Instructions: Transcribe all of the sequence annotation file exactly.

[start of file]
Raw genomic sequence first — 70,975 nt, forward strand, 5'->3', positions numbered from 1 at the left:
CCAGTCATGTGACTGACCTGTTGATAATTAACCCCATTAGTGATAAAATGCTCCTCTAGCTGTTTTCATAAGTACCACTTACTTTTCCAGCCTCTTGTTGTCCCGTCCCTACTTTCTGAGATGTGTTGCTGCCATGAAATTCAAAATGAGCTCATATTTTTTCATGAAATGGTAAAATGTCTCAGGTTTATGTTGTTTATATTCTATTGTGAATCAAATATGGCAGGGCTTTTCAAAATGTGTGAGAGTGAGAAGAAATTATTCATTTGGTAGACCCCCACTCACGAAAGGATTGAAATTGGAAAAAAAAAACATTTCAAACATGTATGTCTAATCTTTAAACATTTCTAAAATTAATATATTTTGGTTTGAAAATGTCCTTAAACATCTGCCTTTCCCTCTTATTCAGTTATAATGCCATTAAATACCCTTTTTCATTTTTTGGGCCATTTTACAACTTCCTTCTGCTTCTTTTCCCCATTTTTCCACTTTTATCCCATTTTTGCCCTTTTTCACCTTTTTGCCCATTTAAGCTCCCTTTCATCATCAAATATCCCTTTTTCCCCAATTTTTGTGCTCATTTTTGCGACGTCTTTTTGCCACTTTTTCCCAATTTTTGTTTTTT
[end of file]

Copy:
Raw genomic sequence first — 70,975 nt, forward strand, 5'->3', positions numbered from 1 at the left:
CCAGTCATGTGACTGACCTGTTGATAATTAACCCCATTAGTGATAAAATGCTCCTCTAGCTGTTTTCATAAGTACCACTTACTTTTCCAGCCTCTTGTTGTCCCGTCCCTACTTTCTGAGATGTGTTGCTGCCATGAAATTCAAAATGAGCTCATATTTTTTCATGAAATGGTAAAATGTCTCAGGTTTATGTTGTTTATATTCTATTGTGAATCAAATATGGCAGGGCTTTTCAAAATGTGTGAGAGTGAGAAGAAATTATTCATTTGGTAGACCCCCACTCACGAAAGGATTGAAATTGGAAAAAAAAAACATTTCAAACATGTATGTCTAATCTTTAAACATTTCTAAAATTAATATATTTTGGTTTGAAAATGTCCTTAAACATCTGCCTTTCCCTCTTATTCAGTTATAATGCCATTAAATACCCTTTTTCATTTTTTGGGCCATTTTACAACTTCCTTCTGCTTCTTTTCCCCATTTTTCCACTTTTATCCCATTTTTGCCCTTTTTCACCTTTTTGCCCATTTAAGCTCCCTTTCATCATCAAATATCCCTTTTTCCCCAATTTTTGTGCTCATTTTTGCGACGTCTTTTTGCCACTTTTTCCCAATTTTTGTTTTTT